The "Shack Interview" part 3
Brian: How much interest in the book do you think the blank page generated?
Len: I don’t think it was just the blank page that created the interest; it was also the first book that had been written by a footballer playing hell about the game. Sales were phenomenal really but, unfortunately, the publishers had not anticipated such a huge demand and had printed insufficient copies. They were printing it as fast as they could. This was in the September and by Christmas they were on the 5th Edition!
Brian: How did the people running the game react?
Len: There was a load of publicity about the authorities putting me out of the game and stupid stuff like that, but whenever I met directors from other clubs their reaction was just the opposite. For example, shortly after the book was published we played Portsmouth at Roker and before the game I went down to the foyer to meet one or two of their players who I knew personally. Then one of the Portsmouth directors came over and introduced himself and then added: “I think the book is great Len, absolutely brilliant!” At first that surprised me, but then it suddenly dawned on me what was happening. He obviously didn’t think of himself as the average director – none of them did. They obviously thought: “Oh, he’s not talking about me, it’s the other lot.” They were so niave they didn’t realise they were included as well!
Brian: On reflection, do you think your outspoken approach cost you the England caps your talent clearly deserved?
Len Shackleton - front row, second from left
Len: Without doubt, and whilst I did manage to win five full caps, I have always felt I should have won more. To be honest, the England set-up was a complete shambles in those days and the manager, Walter Winterbottom (pictured, below) was absolutely useless. I remember he always wore a tracksuit with ‘WW’ on the front – I use to call him ‘Washer-Woman’!
As a typical example, we were playing the League of Ireland in Dublin and on the morning of the match Walter proceeded to give us his tactical talk. Starting with our keeper, big Frank Swift, he said: “Frank, when you get the ball, throw it out to Eric Westwood…. Eric you pass it to Harry Johnston…..Harry move it up to Peter Harris…” He went through the entire team, mimicking all the playing actions as he spoke, until finally the ball ends up in the box. “And you Shack,” he nodded to me, “You kick it in!” Can you credit it at such a level, “You kick it in!” he couldn’t even say shoot! Apart from that he’d ignored one minor detail – the opposition, where were they in all this. So I couldn’t resist it and replied: “Which corner would you like it in, Walter?”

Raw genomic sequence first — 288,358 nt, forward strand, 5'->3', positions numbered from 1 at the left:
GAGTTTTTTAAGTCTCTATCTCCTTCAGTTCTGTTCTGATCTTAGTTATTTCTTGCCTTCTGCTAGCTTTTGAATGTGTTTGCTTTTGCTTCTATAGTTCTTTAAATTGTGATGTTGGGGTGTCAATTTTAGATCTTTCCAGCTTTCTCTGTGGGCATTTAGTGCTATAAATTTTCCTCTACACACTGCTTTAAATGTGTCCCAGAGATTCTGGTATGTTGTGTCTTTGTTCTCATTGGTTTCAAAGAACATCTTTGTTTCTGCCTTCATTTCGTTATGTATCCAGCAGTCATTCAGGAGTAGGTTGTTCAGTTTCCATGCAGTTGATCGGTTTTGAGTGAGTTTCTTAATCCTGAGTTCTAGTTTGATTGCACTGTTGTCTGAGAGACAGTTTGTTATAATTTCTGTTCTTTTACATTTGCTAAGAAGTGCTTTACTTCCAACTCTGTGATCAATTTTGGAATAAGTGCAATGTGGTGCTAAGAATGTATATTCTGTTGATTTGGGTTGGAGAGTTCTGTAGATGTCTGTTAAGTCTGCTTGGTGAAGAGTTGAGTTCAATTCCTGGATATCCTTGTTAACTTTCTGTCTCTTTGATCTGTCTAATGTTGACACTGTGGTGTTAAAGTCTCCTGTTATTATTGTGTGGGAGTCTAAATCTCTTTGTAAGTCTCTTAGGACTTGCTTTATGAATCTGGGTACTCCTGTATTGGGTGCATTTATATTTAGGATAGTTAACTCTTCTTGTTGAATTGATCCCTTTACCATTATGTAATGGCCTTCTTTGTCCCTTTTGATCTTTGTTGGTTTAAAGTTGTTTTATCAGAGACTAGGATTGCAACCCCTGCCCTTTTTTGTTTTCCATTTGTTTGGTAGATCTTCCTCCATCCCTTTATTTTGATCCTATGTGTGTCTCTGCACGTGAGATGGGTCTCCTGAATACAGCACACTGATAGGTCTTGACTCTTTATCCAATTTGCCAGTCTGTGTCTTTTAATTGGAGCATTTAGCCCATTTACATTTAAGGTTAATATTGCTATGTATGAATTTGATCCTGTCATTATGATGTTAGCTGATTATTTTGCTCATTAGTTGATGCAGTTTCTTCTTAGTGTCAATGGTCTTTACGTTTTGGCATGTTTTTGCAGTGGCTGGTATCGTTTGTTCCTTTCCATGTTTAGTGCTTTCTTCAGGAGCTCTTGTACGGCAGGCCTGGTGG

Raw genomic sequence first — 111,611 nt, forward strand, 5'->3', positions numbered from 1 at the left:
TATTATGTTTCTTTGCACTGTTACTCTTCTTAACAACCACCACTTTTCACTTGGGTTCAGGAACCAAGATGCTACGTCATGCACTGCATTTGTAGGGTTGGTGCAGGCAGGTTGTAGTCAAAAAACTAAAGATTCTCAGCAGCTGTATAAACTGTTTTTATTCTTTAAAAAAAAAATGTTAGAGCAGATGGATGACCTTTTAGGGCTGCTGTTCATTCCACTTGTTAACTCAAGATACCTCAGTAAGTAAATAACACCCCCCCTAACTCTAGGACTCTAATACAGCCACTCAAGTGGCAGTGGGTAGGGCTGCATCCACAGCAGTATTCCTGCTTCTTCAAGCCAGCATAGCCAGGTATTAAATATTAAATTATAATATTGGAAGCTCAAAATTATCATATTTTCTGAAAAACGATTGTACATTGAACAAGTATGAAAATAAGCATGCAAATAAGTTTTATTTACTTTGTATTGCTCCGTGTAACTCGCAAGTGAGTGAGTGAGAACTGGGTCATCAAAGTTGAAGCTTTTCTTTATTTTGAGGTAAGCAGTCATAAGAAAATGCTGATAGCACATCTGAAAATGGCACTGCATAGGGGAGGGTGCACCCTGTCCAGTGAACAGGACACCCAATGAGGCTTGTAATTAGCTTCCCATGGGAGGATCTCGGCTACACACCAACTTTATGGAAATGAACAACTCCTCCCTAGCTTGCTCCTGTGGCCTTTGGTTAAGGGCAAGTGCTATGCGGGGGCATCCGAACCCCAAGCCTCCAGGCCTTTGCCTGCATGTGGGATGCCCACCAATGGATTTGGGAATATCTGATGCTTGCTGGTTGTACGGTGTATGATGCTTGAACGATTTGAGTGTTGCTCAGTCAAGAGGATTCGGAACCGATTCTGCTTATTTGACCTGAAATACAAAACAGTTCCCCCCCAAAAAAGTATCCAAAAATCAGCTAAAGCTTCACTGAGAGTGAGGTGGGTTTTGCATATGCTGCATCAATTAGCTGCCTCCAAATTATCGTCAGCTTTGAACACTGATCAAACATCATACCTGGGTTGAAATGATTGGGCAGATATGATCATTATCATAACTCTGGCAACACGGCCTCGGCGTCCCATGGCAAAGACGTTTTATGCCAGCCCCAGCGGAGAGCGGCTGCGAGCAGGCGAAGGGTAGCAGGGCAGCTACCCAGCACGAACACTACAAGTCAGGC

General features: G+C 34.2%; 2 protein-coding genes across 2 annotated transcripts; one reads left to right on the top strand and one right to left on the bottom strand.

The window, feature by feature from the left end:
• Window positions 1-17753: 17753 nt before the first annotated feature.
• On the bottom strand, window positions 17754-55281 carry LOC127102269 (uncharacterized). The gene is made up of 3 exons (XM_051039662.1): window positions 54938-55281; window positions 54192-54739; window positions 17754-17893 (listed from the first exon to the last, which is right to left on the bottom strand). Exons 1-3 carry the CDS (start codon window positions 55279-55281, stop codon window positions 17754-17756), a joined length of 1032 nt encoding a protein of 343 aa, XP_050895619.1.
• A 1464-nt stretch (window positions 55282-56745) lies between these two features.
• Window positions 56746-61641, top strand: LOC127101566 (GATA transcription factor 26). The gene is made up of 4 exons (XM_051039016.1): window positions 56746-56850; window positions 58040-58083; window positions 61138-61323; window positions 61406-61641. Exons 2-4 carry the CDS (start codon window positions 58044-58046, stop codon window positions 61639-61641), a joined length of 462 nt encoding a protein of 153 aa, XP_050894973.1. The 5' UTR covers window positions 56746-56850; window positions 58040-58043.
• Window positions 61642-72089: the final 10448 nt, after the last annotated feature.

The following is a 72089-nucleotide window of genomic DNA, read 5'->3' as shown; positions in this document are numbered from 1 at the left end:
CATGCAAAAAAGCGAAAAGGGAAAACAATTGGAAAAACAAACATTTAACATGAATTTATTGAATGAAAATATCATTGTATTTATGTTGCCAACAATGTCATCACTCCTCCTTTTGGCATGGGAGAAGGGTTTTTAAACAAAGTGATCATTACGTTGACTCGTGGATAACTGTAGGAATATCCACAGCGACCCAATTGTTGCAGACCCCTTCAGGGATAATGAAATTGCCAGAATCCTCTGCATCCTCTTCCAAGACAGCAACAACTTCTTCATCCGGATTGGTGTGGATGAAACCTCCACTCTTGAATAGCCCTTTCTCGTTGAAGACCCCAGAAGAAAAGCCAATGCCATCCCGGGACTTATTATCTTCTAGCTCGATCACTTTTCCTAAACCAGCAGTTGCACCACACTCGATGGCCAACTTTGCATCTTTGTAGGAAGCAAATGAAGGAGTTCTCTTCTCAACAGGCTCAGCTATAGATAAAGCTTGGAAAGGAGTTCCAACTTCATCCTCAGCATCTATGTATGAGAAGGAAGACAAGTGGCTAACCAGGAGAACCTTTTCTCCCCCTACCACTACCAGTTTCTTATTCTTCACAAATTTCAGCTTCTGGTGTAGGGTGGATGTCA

If I remember rightly, we won 5-0, I scored 2 goals, but it was another 4 years before I got a cap!
Brian: Of course, you were playing in a team of internationals virtually every week at Roker and it was widely rumoured that Sunderland were able to attract the best players simply because they paid a little extra – was that the case?
Len: Well, I have no idea what the club might have paid the rest of the lads, but I’ll tell you of one little incident and you can draw your own conclusions.
It happened just after Joe McDonald, (pictured, right)the Scottish international full-back, had joined us from had joined us from Falkirk. Joe was a lovely guy but very naive and one morning before training, Ken Chisholm decided to wind him up about his signing-on fee. Of course, Joe hadn’t actually received a penny, but Chis was telling him that all the lads had received substantial sums when they joined Sunderland and he should demand the same.
One by one, Joe went around the dressing-room asking each player how much they had received. Of course, by now all the lads were joining in on the joke until eventually Joe says: “I’m going up to see the boss and demand a signing-on fee, how much should I ask for Chis?” Chis replied: “A grand, you’ve got to ask for at least a grand!”
“Right, I’m going up to see him now!” said Joe, storming out of the dressing room. As you can imagine, all the lads were waiting for the raised voices from Bill Murray’s room when suddenly Joe pops his head around the door and says: “Er, sorry Chis, but whats a grand?”
Poor Joe was so niave – I mean you’ve got to be naive to try for a signing on fee three weeks after you’ve signed!
Brian: Eventually, however, Sunderland’s alleged ‘under the counter payments’ to players landed the club in serious bother with the authorities – what do you recall about the events surrounding the so called ‘illegal payments scandal’?
Len: I can remember the Football League held a commission which resulted in our chairman, Bill Ditchburn, and the players involved being banned from the game sine die. I wasn’t involved personally because the investigation didn’t go back as far as the time I joined the club.
Brian: How do you think the scandal affected the club?
Len: Most of the players involved had already moved on to other clubs so it didn’t affect the playing side too much. Soon afterwards, of course, the bans were overturned by the courts so the players were able resume their careers. Unfortunately, Bill Ditchburn never managed to regain power because by then Syd Collings had taken over as chairman and eventually went on to become chairman of the England International Selection Committee as well. I remember upsetting him years later when I called him a ‘laundry-man’ in one of my newspaper articles. Well, he owned and ran a laundry and as far as I was concerned, that’s exactly what he was – a ‘laundry-man’! Imagine that qualifying him to be in charge of the England set-up. In my view, such things are too important than to be operated as someone’s hobby.